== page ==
in April 1999, overthrowing interim President
Tadijiddine Ben Said Massounde, who himself had
held the office since the death of
democratically elected President Mohamed Taki
Abdoulkarim in November 1998. In May 1999, Azali
decreed a constitution that gave him both
executive and legislative powers. When Azali
took power, he had pledged to step down in 2000
and relinquish control to a democratically
elected president. Instead, in 2001, Azali
resigned from the military and ran as a civilian
candidate for the national presidency. He was
elected in 2002 in flawed but fair elections.
On May 26, 2006, following a two-stage electoral
process that was generally free and fair, Ahmed
Abdallah Mohamed Sambi was installed as the new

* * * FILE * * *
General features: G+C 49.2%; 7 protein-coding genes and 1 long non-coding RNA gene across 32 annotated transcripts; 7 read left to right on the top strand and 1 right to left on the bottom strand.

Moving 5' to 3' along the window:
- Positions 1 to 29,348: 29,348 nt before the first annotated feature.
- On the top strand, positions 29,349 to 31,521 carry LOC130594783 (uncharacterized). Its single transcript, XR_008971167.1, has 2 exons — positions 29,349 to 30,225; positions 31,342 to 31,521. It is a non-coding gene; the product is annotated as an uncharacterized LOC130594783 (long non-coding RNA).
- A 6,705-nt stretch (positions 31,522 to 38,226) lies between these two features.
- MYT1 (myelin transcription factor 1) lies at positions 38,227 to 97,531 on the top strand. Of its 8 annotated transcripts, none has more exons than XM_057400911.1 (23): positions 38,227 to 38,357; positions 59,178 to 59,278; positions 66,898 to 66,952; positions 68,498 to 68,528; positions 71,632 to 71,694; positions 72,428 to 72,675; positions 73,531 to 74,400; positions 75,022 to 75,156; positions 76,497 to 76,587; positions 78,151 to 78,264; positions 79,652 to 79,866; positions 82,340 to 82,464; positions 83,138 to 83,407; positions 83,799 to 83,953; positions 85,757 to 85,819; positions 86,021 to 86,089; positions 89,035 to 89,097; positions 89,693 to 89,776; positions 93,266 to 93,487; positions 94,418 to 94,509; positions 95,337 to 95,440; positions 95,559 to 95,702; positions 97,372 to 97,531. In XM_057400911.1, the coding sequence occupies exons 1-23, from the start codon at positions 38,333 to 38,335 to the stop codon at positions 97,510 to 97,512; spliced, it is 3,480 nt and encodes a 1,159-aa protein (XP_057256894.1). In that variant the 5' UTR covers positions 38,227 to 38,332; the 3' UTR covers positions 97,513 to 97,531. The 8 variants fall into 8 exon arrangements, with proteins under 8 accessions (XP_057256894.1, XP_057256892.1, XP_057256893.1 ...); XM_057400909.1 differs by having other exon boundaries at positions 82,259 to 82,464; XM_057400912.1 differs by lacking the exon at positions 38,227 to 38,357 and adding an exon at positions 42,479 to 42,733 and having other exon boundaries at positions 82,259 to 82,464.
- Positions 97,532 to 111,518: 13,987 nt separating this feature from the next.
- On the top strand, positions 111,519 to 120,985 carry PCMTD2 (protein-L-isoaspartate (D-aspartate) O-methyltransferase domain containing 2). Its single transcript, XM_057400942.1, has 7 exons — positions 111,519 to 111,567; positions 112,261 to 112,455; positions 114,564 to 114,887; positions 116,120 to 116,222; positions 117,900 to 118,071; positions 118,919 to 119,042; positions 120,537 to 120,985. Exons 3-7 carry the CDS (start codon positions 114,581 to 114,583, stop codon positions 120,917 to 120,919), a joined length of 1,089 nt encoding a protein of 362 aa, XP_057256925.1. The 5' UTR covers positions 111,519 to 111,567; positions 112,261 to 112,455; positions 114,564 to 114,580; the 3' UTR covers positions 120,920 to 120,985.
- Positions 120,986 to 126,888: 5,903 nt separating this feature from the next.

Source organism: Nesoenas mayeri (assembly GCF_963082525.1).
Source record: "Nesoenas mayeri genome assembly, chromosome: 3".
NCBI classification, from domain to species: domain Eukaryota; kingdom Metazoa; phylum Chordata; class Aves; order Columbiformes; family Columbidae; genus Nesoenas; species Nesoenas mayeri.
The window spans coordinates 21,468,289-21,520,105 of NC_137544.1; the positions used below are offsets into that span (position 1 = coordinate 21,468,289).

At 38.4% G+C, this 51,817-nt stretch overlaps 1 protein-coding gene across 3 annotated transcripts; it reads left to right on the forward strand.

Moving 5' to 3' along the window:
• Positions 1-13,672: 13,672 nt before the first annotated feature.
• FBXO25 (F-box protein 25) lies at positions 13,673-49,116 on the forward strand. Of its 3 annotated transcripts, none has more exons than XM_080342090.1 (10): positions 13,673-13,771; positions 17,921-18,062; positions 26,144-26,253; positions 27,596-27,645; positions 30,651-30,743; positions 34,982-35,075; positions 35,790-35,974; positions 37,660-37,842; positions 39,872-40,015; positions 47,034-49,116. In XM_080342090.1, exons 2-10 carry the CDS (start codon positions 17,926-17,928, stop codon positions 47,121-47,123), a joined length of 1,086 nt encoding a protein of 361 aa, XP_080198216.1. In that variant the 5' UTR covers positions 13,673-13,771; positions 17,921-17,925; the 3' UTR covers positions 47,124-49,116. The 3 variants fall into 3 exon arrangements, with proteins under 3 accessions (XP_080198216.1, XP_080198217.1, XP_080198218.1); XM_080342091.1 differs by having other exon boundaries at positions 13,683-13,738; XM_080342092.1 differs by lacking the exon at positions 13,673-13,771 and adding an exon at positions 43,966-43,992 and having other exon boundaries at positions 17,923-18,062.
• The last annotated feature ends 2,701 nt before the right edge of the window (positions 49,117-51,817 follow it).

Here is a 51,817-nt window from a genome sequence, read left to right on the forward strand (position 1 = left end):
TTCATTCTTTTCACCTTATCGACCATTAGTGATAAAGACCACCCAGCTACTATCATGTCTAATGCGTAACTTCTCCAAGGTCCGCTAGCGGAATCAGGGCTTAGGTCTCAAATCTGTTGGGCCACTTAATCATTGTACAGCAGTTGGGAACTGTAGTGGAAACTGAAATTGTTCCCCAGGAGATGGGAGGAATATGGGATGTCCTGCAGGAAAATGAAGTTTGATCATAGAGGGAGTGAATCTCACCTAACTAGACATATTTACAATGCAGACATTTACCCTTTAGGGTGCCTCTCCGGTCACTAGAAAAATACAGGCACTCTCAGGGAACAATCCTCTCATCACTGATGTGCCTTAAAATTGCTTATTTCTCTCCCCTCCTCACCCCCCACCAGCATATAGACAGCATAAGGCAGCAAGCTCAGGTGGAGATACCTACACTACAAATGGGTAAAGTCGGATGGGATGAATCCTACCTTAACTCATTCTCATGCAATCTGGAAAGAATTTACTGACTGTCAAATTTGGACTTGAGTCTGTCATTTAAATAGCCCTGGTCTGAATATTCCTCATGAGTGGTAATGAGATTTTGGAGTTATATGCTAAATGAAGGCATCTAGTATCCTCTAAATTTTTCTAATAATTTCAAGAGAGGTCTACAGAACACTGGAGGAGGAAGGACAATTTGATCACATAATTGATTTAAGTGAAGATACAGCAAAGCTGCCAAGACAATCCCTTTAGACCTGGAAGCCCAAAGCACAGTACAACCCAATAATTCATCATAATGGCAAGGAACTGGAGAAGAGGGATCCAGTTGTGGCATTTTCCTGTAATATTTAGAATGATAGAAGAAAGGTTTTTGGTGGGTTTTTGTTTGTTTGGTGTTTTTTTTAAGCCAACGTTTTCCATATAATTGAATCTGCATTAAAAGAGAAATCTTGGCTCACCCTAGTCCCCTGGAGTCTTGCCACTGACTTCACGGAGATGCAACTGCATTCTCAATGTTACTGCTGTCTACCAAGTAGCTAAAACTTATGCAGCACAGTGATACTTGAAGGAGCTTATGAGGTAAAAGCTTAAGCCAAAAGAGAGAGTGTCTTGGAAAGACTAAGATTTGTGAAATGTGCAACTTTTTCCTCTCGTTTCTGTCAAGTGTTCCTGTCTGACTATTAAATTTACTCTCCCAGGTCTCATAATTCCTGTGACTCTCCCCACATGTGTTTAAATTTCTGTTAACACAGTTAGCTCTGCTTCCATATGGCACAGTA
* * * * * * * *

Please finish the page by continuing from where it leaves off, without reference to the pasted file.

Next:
President of the Union of the Comoros. The
inauguration of President Sambi in June 2006
marked the first democratic transition of power
in Comoran history. In June 2007, individual
island elections on Grande Comore and Moheli
were held on schedule and judged to have been
free and fair. On the Anjouan, however, island
governor Mohamed Bacar refused to step down,
held a sham election and declared himself Island
Governor for another term. In March of this
year, Comoran and African Union (AU) forces
restored constitutional rule on Anjouan. A new
election for island governor was held on June
Principal Government Officials
President--Ahmed Abdallah Sambi
Minister of Foreign Affairs--Ahmed Ben Said
Ambassador to the United States and to the
United Nations--Mohamed Toihiri
Comoros maintains a mission to the United States
at 866 United Nations Plaza, Suite 418 New York,
NY 10017 (tel. 212-750-1637).
Comoros, with an estimated gross domestic
product (GDP) per capita income of about $700,
is among the world's poorest and least developed